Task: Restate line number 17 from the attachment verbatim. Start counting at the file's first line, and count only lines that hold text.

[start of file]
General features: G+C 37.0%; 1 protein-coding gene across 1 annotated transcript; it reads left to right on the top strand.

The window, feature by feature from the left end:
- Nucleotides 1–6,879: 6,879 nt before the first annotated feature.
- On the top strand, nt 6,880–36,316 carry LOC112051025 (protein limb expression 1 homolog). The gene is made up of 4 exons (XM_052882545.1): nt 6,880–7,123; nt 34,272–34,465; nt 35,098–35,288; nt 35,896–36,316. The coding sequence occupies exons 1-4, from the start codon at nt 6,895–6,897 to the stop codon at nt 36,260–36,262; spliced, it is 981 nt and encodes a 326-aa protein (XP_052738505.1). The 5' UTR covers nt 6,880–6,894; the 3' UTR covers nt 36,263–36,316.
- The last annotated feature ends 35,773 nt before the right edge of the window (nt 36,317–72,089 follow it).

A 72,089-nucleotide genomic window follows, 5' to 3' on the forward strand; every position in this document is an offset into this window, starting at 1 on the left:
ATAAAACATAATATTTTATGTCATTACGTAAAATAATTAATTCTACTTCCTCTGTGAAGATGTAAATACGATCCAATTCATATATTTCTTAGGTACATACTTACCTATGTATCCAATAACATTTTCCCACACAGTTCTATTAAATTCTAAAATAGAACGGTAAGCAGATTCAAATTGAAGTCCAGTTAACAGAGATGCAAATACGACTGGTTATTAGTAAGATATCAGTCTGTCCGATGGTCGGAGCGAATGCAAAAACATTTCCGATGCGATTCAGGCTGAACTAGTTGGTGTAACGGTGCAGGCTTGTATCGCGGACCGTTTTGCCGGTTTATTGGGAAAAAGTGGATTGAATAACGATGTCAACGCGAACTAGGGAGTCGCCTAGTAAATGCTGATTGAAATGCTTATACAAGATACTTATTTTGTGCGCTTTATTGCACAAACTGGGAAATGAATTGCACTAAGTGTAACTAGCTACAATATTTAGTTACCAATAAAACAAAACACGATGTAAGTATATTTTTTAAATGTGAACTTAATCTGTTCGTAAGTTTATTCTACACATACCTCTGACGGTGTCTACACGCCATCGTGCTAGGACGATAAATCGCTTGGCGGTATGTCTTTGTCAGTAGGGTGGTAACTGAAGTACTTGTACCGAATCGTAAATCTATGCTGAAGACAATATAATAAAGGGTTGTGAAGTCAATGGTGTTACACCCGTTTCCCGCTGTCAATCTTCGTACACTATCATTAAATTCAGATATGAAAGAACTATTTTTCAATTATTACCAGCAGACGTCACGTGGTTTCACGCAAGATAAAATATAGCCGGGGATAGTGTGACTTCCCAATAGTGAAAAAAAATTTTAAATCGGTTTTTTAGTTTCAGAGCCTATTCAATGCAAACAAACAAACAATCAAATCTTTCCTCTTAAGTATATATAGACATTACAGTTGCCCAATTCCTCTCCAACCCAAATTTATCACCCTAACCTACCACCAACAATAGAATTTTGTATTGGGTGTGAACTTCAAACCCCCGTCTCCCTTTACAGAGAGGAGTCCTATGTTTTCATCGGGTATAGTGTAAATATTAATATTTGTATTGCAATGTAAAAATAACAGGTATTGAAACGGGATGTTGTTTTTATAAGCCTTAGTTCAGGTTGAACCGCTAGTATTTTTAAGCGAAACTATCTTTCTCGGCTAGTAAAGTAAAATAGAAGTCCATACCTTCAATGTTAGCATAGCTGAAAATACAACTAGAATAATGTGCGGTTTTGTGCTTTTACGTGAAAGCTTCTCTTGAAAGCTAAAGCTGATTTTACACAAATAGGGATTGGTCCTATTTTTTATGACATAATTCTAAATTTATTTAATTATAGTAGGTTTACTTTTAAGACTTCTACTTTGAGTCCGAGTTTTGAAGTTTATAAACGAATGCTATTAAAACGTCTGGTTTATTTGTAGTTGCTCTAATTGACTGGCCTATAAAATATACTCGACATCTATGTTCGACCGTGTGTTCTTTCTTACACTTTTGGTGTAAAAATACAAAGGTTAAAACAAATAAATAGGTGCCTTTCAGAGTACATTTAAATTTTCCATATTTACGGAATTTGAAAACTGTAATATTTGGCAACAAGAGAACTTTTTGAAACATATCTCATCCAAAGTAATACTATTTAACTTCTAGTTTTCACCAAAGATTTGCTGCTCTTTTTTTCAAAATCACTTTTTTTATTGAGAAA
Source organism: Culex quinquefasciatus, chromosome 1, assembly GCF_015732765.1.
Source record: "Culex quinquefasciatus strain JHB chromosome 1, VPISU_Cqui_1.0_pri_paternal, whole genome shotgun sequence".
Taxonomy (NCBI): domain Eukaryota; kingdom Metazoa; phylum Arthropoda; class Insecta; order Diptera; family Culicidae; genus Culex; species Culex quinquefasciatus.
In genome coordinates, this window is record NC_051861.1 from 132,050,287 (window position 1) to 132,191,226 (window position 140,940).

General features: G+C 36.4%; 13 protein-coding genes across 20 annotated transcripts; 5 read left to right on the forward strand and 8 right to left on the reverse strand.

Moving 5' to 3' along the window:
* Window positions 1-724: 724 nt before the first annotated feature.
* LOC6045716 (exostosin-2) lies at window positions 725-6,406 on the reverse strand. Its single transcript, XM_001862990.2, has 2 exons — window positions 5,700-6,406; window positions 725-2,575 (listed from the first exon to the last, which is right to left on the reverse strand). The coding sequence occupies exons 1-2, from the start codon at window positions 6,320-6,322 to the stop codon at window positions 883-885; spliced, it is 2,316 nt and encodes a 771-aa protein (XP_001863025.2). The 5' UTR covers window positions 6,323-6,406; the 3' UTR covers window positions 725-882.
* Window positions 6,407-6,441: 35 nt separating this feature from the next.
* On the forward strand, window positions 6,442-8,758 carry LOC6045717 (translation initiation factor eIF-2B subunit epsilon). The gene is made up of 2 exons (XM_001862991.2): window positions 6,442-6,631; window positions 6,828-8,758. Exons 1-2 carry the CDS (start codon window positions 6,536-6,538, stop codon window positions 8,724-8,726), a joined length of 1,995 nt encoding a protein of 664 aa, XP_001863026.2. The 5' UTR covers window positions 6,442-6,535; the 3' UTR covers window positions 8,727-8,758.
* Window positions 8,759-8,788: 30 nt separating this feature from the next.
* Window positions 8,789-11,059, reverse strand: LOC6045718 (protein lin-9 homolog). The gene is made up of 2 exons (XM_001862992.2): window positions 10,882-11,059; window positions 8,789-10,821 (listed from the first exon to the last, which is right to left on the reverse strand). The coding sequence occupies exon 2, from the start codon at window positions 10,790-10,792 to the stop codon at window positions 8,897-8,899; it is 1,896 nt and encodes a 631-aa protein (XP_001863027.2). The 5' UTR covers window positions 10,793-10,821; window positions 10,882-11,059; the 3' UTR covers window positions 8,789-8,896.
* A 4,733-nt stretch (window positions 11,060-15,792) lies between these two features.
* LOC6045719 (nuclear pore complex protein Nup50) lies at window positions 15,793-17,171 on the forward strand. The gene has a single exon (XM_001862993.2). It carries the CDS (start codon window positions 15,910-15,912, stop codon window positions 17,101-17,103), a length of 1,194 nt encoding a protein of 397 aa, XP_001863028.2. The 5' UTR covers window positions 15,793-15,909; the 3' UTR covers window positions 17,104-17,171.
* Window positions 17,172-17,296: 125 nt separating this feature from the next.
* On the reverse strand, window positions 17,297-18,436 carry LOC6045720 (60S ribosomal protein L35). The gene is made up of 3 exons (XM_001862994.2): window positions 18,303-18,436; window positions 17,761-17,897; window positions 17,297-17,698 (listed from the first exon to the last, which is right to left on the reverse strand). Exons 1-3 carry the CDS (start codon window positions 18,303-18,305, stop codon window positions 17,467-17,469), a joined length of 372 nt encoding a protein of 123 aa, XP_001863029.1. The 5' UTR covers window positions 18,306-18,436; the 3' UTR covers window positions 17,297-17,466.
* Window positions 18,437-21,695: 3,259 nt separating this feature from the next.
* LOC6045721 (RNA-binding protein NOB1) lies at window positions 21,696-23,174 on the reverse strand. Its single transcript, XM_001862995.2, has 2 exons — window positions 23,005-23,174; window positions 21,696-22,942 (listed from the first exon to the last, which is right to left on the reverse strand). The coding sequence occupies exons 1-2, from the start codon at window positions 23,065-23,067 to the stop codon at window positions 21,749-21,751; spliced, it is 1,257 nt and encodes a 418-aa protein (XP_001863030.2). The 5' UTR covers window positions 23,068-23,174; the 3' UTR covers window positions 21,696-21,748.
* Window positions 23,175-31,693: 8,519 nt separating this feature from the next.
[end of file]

* On the forward strand, window positions 6,442-8,758 carry LOC6045717 (translation initiation factor eIF-2B subunit epsilon). The gene is made up of 2 exons (XM_001862991.2): window positions 6,442-6,631; window positions 6,828-8,758. Exons 1-2 carry the CDS (start codon window positions 6,536-6,538, stop codon window positions 8,724-8,726), a joined length of 1,995 nt encoding a protein of 664 aa, XP_001863026.2. The 5' UTR covers window positions 6,442-6,535; the 3' UTR covers window positions 8,727-8,758.